SEARCH

Entries in laser (2)

Tuesday
Jul172012

JetBlue Pilot Suffers Eye Injury from Green Laser

Scott Olson/Getty Images(NEW YORK) -- A JetBlue pilot suffered an eye injury when a green laser was pointed directly into the cockpit as the plane was en route to New York’s John F. Kennedy Airport.

The Federal Aviation Administration says the incident took place Sunday when the green laser was shone through the windshield of JetBlue Flight 657 from Syracuse, hitting the first officer in the eye.  The pilot immediately notified the control tower after the incident.

“JetBlue 657, that was about 5,000 feet, right?” the control tower asked.

“Yes sir, 5,000 feet.  Two green flashes, and it caught the first officer in his eye,” the pilot said.

An FAA preliminary incident report described the pilot’s injury as minor but did not provide details.  It was unknown whether the injured pilot was in command of the aircraft at the time, but the flight landed safely at JFK 10 minutes later.

“Use caution.  I just had an unauthorized laser illumination event about seven miles ahead of you at 5,000 feet,” the control tower said.  “JetBlue 657, we are looking into the matter.”

In 2011, there were more than 3,500 documented incidents of lasers being pointed at aircrafts, up from less than 300 in 2005.  Two planes were reportedly targeted by a green laser beam in San Francisco last week.  Those pilots were not injured.

“What happens is that pinpoint spreads out as it gets up higher and farther away, and what may seem like a very faint light to you, in a cockpit, gets almost blinding,” San Francisco International Airport spokesman Mike McCarron said.

Authorities say they’re ramping up their response efforts and pursuing stricter penalties.

“Interfering with a flight crew is a federal crime.  So, the FBI has looked into these laser incidents over the last several years,” said Richard Kolko, special agent with the FBI.  “We’ve located some of them.  Several of them have been prosecuted.”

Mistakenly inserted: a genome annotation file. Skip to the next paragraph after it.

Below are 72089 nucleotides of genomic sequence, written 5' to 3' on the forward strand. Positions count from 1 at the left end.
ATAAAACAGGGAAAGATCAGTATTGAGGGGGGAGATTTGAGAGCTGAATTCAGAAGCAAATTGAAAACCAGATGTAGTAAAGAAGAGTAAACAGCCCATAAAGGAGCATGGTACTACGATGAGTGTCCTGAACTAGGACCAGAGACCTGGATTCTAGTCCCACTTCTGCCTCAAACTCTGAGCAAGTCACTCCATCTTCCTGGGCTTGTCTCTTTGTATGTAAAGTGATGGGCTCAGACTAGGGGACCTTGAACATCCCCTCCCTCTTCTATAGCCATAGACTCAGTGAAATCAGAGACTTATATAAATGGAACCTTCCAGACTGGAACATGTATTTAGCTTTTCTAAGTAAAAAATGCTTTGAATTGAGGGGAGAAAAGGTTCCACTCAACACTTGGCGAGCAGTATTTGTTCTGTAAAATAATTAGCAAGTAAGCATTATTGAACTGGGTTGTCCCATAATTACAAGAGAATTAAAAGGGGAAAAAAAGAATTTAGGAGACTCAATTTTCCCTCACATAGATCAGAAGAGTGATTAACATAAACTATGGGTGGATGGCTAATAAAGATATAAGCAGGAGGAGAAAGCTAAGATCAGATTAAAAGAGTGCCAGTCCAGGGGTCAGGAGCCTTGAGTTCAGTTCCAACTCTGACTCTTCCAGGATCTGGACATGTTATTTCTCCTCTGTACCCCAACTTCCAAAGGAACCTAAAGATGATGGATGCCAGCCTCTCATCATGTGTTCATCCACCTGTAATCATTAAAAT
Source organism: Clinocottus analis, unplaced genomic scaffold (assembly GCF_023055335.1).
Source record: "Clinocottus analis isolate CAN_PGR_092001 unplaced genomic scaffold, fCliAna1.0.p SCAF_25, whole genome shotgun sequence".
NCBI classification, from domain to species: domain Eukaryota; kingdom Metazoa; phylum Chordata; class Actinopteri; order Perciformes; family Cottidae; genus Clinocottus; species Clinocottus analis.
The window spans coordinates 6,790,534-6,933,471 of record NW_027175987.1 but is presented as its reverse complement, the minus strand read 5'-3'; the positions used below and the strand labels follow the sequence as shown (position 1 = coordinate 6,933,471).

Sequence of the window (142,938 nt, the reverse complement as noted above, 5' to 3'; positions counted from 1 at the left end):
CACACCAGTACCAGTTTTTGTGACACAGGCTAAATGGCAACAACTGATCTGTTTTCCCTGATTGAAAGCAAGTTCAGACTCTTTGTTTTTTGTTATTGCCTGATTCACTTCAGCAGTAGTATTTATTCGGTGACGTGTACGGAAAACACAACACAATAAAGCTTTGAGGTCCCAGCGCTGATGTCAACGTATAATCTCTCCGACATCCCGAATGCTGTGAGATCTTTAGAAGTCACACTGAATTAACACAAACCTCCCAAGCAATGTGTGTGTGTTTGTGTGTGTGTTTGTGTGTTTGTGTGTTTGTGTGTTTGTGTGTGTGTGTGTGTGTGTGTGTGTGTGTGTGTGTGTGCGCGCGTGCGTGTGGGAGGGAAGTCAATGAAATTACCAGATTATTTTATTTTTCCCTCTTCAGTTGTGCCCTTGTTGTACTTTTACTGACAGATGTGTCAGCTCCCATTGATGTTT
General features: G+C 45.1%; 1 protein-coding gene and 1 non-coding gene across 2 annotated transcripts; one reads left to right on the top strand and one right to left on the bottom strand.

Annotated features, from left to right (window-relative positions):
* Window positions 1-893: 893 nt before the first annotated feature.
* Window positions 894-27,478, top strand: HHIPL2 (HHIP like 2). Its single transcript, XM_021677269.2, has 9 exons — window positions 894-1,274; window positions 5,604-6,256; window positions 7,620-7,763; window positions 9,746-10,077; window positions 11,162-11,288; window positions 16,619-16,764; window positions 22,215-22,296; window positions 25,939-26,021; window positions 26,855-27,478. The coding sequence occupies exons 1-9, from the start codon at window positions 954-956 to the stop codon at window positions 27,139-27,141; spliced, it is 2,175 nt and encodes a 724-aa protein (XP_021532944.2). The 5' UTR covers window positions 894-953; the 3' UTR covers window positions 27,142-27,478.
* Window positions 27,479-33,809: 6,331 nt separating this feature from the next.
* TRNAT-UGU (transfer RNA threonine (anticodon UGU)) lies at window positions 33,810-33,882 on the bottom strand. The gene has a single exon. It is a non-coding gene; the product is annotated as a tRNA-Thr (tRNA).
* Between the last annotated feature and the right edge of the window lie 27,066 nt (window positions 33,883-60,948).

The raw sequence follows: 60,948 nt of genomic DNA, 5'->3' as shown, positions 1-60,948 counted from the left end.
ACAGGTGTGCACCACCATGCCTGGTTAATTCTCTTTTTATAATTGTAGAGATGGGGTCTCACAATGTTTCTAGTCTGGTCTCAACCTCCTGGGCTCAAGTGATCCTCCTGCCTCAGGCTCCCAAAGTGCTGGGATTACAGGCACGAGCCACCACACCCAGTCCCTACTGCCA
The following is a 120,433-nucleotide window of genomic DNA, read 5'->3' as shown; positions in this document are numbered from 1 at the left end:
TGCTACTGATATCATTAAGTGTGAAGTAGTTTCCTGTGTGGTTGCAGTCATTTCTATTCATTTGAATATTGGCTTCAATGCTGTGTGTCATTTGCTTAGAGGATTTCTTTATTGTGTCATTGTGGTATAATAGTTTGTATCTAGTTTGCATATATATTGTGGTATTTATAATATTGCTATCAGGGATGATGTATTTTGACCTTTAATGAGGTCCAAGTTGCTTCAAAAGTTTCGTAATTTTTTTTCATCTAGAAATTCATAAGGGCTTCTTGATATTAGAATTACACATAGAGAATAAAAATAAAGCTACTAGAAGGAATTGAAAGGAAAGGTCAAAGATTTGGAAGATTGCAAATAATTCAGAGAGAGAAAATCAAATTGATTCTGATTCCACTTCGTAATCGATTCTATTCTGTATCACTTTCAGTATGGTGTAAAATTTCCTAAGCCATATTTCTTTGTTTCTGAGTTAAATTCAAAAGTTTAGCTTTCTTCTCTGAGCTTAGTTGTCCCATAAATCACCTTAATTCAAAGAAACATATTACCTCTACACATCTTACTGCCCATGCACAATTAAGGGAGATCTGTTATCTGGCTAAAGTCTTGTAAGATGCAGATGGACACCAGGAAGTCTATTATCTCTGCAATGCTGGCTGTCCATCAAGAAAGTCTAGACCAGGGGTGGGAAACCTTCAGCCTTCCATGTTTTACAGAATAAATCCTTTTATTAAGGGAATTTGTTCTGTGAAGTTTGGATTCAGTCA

Copyright 2012 ABC News Radio

Wednesday
Jan192011

FAA Announces Record Number of Laser Events in 2010 

Photo Courtesy - Getty Images(WASHINGTON) -- The FAA announced Wednesday that in 2010, nationwide reports of lasers pointed at airplanes almost doubled from the previous year to more than 2,800. This is the highest number of laser events recorded since the FAA began keeping track in 2005.

Los Angeles International Airport recorded the highest number of laser events in the country for an individual airport in 2010, with 102 reports, and the greater Los Angeles area tallied nearly twice that number, with 201 reports. Chicago O’Hare International Airport was a close second, with 98 reports, and Phoenix Sky Harbor International Airport and Norman Y. Mineta San Jose International Airport tied for the third highest number of laser events for the year with 80 each.

“This is a serious safety issue,” said U.S. Transportation Secretary Ray LaHood. “Lasers can distract and harm pilots who are working to get passengers safely to their destinations.”

Nationwide, laser event reports have steadily increased since the FAA created a formal reporting system in 2005 to collect information from pilots. Reports rose from nearly 300 in 2005 to 1,527 in 2009 and 2,836 in 2010.

“The FAA is actively warning people not to point high-powered lasers at aircraft because they can damage a pilot’s eyes or cause temporary blindness,” said FAA Administrator Randy Babbitt. “We continue to ask pilots to immediately report laser events to air traffic controllers so we can contact local law enforcement officials.”

Some cities and states have laws making it illegal to shine lasers at aircraft and, in many cases, people can face federal charges.

The increase in reports is likely due to a number of factors, including the availability of inexpensive laser devices on the Internet; higher power levels that enable lasers to hit aircraft at higher altitudes; increased pilot reporting of laser strikes; and the introduction of green lasers, which are more easily seen than red lasers. 

Copyright 2011 ABC News Radio







ABC News Radio